Conversation, Collaboration Crucial to Cybersecurity

Industry Panel Confirms the Continuing Need for Systematic, Coordinated Mitigation of Cybersecurity Vulnerabilities

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OpsManagement'11

By Jim Montague, Executive Editor

Everyone is finally talking with each other about cybersecurity—and it's going to make all the difference in the world.

Of course, firewalls and other security hardware are essential too, but they're useless if not deployed by process control and IT engineers that have cooperated to securely link their plant-floor and business-level networks; developed and adopted common-sense software patching policies; trained their colleagues to follow cybersecurity best practices; and accessed supplier and government expertise to keep their cybersecurity efforts up to date.

For example, four panelists from the chemical industry, the security technology research sector and the U.S. Dept. of Homeland Security (DHS) presented a wealth of advice on practical cybersecurity this week at the Invensys OpsManage'11 conference in Nashville. The panel discussion, "Path to Vulnerability Resolution" was moderated by Ernie Rakaczky, program director for control system cybersecurity for Invensys Operations Management.

"The key to cybersecurity is collaboration," said Rakaczky. "It all comes down to controls, IT, and everyone else being responsible for mitigating security problems and balancing the risks in individual processes. As a result, we're focusing on vulnerability mitigation because there are a lot of opinions on how to do cybersecurity, and some researchers are launching vulnerability programs that are irresponsible and unprofessional. Some are even blindly posting controls information to the outside world. However, what users really need are the right communication avenues, so they and their vendors, laboratories, the government and other related parties can work together, follow the same rules and be more efficient about cybersecurity."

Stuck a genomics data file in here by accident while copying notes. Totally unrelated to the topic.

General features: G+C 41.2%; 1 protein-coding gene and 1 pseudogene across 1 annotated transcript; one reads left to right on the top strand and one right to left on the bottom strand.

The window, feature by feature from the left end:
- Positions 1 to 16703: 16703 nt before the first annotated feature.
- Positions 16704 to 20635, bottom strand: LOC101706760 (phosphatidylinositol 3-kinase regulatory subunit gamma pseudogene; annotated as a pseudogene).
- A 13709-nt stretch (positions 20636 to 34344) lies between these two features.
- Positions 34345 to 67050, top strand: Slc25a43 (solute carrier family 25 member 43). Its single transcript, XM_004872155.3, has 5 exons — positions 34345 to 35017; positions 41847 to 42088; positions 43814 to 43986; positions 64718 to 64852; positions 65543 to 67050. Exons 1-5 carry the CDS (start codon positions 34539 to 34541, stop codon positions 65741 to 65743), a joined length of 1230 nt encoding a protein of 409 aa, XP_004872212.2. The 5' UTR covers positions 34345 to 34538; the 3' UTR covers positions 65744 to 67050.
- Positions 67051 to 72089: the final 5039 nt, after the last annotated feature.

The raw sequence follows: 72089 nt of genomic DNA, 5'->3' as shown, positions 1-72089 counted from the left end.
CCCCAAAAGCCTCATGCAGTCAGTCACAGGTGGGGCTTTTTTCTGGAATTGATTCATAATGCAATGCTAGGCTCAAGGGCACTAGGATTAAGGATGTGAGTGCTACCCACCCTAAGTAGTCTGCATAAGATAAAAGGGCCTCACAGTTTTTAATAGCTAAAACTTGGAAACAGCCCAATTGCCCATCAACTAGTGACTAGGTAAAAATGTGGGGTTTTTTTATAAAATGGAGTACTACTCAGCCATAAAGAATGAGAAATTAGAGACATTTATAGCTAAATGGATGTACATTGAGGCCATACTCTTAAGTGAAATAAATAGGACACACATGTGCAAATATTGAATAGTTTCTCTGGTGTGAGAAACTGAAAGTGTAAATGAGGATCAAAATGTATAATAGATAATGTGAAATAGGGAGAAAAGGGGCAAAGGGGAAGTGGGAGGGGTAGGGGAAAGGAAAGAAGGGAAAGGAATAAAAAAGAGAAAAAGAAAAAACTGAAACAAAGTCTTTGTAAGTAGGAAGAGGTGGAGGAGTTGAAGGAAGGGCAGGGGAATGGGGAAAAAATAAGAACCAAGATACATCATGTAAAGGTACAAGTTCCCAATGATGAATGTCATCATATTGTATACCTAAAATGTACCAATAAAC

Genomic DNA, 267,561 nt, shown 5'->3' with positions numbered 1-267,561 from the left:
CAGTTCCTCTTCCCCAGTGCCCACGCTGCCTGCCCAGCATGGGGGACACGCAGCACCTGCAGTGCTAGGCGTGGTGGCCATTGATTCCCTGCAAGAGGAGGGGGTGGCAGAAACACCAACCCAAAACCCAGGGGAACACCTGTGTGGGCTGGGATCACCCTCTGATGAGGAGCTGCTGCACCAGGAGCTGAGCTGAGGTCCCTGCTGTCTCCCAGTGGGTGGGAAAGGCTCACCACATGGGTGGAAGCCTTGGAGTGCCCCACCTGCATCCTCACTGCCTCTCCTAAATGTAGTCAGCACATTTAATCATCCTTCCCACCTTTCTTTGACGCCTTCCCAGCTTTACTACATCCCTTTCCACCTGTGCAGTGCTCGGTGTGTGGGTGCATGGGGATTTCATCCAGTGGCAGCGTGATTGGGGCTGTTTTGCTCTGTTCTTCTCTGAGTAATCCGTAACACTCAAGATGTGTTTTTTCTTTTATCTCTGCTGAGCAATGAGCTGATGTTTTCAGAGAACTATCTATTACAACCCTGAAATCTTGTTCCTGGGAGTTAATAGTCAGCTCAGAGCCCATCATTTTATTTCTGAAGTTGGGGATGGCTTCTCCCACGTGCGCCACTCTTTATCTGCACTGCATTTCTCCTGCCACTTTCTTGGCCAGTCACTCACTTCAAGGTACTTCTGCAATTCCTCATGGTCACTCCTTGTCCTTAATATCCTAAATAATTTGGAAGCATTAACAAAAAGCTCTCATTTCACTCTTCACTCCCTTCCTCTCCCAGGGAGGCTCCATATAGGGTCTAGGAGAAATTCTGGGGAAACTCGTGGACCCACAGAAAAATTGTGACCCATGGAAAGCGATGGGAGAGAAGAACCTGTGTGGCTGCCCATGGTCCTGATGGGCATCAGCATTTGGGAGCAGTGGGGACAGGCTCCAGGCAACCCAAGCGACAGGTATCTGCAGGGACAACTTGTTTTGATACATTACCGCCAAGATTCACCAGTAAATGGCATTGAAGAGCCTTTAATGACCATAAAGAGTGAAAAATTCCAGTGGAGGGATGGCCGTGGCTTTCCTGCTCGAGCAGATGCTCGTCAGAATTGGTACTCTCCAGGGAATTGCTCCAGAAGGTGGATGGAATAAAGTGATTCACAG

Mark Heard, control system cybersecurity lead at Eastman Chemicals, began by reporting that his company views process security as a routine business activity. "Cybersecurity must be taken as just another task that needs to be done to be a grown-up and stay in business," explained Heard. "Cybersecurity is a necessary layer in overall plant security—and safety. In fact, much traditional safety thinking can and should be directly applied to cybersecurity too. As a result, safety and security are simply good business. This is because undesirable incidents of any sort detract from the value of a business, so safety and security incidents have negative impacts on all stakeholders, including employees, shareholders, customers and the communities in which each plants operates. No one wants to have downtime and deal with clean-up regardless of whether it was caused by a design problem or a security issue."

Heard added that successful mitigation begins with doing site and application inventories, risk assessments and all other cybersecurity-related homework before it comes due. "Winning without fighting is best in cybersecurity, so planning and preparation are vital because there will always be faults and other items that need to be patched. However, a remaining problem is that cybersecurity is costly, so while you may end up with more resilient code, it can be hard to show that benefit on the bottom line," added Heard. "Fortunately, the operations side can learn from IT's five- to 10-year head start and adopt many of its methods for patching software and learning about the real costs of legacy systems. Running equipment until it rusts adds risk to commercial, off-the-shelf technologies."